Arm Code Advisor insight: Cannot vectorize due to unsafe memory dependencies

In this example, a loop cannot be vectorized because of unsafe memory dependencies in the loop body. Try using #pragma loop distribute(enable) to allow loop distribution to attempt to isolate the offending operations into a separate loop.

Note:
Insights are only supported with Arm Compiler for HPC versions 18.4.2 and earlier.

Insight example

In the example inc_copy loop, there is a backwards memory dependency between the two arrays A[] and B[]. The first operation updates A[i-1], while a subsequent operation sets B[i] to A[i].

#define ARRAY_SIZE 3000

void inc_copy(int *A, int *B, int n);

int main() {
int A[ARRAY_SIZE];
int B[ARRAY_SIZE];
for (int j = 0; j < ARRAY_SIZE; j++) {
A[j] = j;
B[j] = j * 2;
}

for (int i = 0; i < 10000; i++) {
inc_copy(A, B, ARRAY_SIZE);
}

return 0;
}

void inc_copy(int *A, int *B, int n) {
for (int i = 1; i < n; i++) {
A[i-1] = A[i-1] + 1;
B[i] = A[i];
}
}

Running the code sequentially there is no problem, because A[i-1] is always modified in the loop iteration after it was used to set B[n].

That is, the scalar loop does the following:

• Modify A
• Set B to A
• Modify A
• Set B to A
• Modify A
• Set B to A
• ...

However, if the code were vectorized it would be possible (even likely!) that A[i-1] would be modified before it was used to set B[i]. That is, a 2-lane vectorized loop would do the following:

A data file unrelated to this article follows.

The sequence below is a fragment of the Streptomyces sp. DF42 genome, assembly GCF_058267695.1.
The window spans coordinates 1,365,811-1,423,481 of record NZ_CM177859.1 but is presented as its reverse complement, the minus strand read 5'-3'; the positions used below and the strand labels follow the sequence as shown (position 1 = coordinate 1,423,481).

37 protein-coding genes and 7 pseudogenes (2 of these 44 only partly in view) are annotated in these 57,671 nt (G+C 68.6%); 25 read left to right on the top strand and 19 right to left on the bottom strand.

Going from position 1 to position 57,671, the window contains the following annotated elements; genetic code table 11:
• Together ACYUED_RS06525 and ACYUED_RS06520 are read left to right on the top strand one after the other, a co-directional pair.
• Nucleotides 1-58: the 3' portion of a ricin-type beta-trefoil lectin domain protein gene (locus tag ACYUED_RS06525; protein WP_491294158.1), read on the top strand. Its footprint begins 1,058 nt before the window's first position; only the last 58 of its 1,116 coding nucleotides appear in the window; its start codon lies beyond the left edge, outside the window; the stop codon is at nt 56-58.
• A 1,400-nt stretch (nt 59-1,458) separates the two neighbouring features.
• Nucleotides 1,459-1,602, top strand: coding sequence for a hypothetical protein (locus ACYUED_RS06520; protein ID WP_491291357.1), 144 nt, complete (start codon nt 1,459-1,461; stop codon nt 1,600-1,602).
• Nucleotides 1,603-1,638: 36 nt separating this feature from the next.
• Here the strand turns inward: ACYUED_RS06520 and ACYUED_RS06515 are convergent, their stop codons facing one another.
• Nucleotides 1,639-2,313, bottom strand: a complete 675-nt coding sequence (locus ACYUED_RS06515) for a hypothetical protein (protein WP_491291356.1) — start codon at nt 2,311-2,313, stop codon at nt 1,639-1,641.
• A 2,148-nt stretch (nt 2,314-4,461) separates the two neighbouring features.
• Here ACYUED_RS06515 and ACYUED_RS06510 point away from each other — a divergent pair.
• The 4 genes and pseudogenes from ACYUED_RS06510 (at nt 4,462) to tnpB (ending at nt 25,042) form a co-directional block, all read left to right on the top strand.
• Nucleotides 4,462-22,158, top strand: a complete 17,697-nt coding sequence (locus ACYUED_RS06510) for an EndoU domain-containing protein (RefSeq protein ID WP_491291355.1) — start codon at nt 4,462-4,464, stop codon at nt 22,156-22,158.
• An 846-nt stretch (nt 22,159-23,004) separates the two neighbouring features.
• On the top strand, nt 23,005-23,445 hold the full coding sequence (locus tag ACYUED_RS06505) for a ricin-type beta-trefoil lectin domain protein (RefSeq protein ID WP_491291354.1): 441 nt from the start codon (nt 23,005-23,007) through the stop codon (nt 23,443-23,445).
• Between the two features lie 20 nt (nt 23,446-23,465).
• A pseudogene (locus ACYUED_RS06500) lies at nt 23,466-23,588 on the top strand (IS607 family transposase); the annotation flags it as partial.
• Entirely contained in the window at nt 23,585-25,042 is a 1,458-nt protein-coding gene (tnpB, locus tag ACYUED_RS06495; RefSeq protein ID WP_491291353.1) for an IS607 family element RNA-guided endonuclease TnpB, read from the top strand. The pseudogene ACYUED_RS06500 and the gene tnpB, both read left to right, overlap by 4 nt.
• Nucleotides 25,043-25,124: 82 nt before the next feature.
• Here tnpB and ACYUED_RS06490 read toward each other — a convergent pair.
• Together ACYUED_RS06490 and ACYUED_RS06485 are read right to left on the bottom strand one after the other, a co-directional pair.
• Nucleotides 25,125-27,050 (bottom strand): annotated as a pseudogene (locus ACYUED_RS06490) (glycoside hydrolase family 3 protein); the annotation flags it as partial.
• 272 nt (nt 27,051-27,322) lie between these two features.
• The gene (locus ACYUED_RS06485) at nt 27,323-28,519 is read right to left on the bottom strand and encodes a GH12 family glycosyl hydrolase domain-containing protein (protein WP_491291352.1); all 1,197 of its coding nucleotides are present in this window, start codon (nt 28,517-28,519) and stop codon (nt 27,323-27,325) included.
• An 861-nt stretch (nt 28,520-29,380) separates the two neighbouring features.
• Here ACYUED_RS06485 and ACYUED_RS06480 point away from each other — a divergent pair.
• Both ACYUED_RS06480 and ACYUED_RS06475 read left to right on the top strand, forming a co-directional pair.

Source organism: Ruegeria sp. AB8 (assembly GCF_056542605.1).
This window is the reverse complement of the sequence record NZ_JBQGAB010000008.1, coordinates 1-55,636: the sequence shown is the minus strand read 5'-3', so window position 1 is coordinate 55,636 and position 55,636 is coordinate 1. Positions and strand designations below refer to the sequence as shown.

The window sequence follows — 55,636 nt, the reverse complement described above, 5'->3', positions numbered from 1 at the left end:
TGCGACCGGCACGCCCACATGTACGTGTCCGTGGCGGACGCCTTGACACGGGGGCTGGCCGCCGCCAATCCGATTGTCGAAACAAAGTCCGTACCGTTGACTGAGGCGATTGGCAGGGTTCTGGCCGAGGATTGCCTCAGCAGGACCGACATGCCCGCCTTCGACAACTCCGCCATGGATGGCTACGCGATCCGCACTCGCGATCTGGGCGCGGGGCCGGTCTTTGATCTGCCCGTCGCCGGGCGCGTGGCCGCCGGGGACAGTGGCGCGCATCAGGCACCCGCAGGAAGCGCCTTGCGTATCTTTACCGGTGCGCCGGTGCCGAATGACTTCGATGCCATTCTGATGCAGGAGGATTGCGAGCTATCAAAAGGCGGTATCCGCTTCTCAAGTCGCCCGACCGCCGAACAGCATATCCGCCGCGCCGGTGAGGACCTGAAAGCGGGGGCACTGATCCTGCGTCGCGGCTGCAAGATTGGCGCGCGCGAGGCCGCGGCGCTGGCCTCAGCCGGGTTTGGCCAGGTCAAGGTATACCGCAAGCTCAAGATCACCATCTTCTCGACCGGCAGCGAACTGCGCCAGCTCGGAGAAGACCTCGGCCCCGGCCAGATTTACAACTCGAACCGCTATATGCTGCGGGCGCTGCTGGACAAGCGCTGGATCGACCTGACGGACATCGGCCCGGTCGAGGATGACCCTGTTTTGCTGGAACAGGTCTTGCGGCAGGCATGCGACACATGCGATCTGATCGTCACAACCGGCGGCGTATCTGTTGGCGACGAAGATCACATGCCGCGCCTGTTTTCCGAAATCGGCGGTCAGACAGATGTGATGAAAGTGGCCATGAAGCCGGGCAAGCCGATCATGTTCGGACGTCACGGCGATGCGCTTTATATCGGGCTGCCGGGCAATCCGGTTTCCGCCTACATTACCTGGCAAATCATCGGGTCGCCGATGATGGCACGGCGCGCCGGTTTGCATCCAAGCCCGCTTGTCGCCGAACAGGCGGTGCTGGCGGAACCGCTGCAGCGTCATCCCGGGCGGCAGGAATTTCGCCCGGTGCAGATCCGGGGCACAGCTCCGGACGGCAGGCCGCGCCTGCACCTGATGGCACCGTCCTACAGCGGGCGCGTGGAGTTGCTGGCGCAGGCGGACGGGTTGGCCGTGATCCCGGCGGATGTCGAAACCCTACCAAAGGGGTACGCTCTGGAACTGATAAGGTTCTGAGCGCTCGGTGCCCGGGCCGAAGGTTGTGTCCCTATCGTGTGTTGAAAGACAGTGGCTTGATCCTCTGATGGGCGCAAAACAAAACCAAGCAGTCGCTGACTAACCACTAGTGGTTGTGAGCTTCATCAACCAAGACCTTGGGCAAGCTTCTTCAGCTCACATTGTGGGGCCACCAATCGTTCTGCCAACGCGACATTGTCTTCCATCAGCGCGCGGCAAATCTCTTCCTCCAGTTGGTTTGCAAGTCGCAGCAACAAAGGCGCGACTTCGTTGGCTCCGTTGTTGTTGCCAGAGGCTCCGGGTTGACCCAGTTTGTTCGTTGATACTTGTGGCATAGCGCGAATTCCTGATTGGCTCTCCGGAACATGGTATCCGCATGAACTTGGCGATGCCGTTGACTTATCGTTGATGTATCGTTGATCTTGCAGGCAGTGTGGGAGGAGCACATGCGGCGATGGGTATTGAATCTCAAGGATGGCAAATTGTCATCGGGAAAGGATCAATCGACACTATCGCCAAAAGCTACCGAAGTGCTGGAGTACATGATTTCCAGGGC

• Modify A AND A
• Set B to A AND B to A (Note that B is set to A after A has been modified!)
• Modify A AND A
• Set B to A AND B to A (Note that B is set to A after A has been modified!)
• ...

Solution description

There are two ways to solve this problem.

The first solution is to reorder the statements in the loop. If B[n] is always set to A[n] before A[n-1] is modified, the backwards dependency is removed.

• Set B to A
• Modify A
• Set B to A
• Modify A
• Set B to A
• Modify A
• ...

Even when vectorized, any given A[i-1] will always be updated after value has been used to set B[i].

The second solution is to split the conflicting statements into two separate loops. The first loop performs all updates to B[i]. The second loop performs all updates to A[i-1]. Because all the B[] updates are completed before the A[] updates begin, the two loops can both be vectorized successfully.

• Set B to A
• Set B to A
• Set B to A
• ...
• Modify A
• Modify A
• Modify A
• ...

Solution example

#define ARRAY_SIZE 3000

void inc_copy1(int *A, int *B, int n);
void inc_copy2(int *A, int *B, int n);

int main() {
int A[ARRAY_SIZE];
int B[ARRAY_SIZE];
for (int j = 0; j < ARRAY_SIZE; j++) {
A[j] = j;
B[j] = j * 2;
}

for (int i = 0; i < 10000; i++) {
inc_copy1(A, B, ARRAY_SIZE);
inc_copy2(A, B, ARRAY_SIZE);
}

return 0;
}

// By reordering the conflicting statements, the backward dependency can be
// resolved
void inc_copy1(int *A, int *B, int n) {
for (int i = 1; i < n; i++) {
B[i] = A[i];
A[i-1] = A[i-1] + 1;
}
}

// After splitting the conflicting statements in two separate loops, both loops
// can be vectorized
void inc_copy2(int *A, int *B, int n) {
for (int i = 1; i < n; i++)
B[i] = A[i];

for (int i = 1; i < n; i++)
A[i-1] = A[i-1] + 1;
}